We returned to the Majlis, scene of the last round of the Dubai Desert Classic, for our last round. Playing it only 72 hours after the last round of the event was an amazing experience. The course was set up phenomenally and to play a course in such a condition was something well worth doing.
The last night was a trip to Nobu in the Atlantis Hotel at the end of the Palm. It was something of a luxury but if your budget stretches to it then I would suggest you try it. There was a nightclub there which kept us going for a while before a couple of hours kip and off to the airport and home.
As I say, that is more of a travelogue than normal but if you are looking to replicate the itinerary then here is how it went -
Day 1 - Fly from UK to Dubai AM. Arrive late
Day 2 - Watch Dubai Desert Classic. To Abu Dhabi (1 hour)
Day 3 - Play Abu Dhabi Golf Club (16)
Day 4 - Play Yas Links (18). Drive to Dubai (1 hour)
Day 5 - Play Earth Course (16)
Day 6 - Play Emirate Majlis
Day 7 - Fly home AM (arrive UK lunchtime)
Clearly you could truncate this by taking off the day watching the golf. The weather was great, no need for rain gear and early-mid 20s, the mornings and evenings weren't even cold and it was perfect golf weather.
The flights to Dubai (or Abu Dhabi) cost about £310 and we went in early February. The green fees for these course was £800. We didn't have to pay for hotels as we did them on point but you could stay in comfortable 4 star hotels for £400 each for the week. Drink was very expensive and food not cheap so I reckon you would need to budget £60 a day at least (the sky is the limit). All in all then it would not be unreasonable to expect it to be £2,000 for a week's trip all in.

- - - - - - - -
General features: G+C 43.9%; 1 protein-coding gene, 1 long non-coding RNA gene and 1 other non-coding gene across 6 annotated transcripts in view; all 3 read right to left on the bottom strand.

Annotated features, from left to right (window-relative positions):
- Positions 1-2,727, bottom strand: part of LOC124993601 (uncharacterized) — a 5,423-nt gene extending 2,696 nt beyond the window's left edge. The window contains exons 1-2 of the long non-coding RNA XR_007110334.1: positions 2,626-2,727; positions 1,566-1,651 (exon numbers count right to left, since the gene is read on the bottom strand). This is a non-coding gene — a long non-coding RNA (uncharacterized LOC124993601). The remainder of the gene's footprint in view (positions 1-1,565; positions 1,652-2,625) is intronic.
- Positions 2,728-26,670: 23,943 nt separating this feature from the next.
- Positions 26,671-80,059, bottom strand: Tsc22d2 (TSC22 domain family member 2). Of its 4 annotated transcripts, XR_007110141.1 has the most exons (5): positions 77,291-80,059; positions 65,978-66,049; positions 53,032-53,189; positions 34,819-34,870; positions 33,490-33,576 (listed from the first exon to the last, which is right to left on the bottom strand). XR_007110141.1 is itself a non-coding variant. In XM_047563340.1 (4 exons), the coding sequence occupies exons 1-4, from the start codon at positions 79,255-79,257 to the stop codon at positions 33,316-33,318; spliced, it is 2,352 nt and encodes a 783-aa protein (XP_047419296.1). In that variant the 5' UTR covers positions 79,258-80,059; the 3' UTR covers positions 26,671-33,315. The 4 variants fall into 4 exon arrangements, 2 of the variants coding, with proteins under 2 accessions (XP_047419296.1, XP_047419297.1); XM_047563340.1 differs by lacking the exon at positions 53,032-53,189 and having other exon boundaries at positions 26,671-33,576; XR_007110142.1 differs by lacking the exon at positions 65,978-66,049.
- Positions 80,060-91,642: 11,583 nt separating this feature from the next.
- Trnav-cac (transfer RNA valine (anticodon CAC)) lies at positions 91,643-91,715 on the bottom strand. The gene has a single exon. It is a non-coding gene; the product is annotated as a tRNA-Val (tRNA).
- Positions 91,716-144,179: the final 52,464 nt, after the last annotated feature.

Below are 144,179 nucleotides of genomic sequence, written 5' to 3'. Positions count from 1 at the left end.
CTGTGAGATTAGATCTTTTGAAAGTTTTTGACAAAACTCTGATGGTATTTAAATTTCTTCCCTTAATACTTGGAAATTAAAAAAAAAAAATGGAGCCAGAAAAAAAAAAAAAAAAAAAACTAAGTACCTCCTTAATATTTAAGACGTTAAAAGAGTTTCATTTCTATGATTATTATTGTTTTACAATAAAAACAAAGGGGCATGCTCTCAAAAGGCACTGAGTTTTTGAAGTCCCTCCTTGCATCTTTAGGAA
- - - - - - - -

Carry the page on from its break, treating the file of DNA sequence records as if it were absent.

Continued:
That makes some of the tour operator's trips look quite appealing. For example, golfbreaks.com has some interesting looking deals and had we not been sorted before for accomodation it may have been one of those occasions when going with an operator was worth considering.
Would I recommend a trip to Dubai and Abu Dhabi then? The golf was fantastic quality. Yas and the Emirates were fantastic and while Abu Dhabi National and The Earth didn't quite it their heights they were were still great and there are other options too. For winter golf, I doubt there is much better anywhere in the world. Just save up before you go......
Jumeirah Golf Estates
United Arab Emirates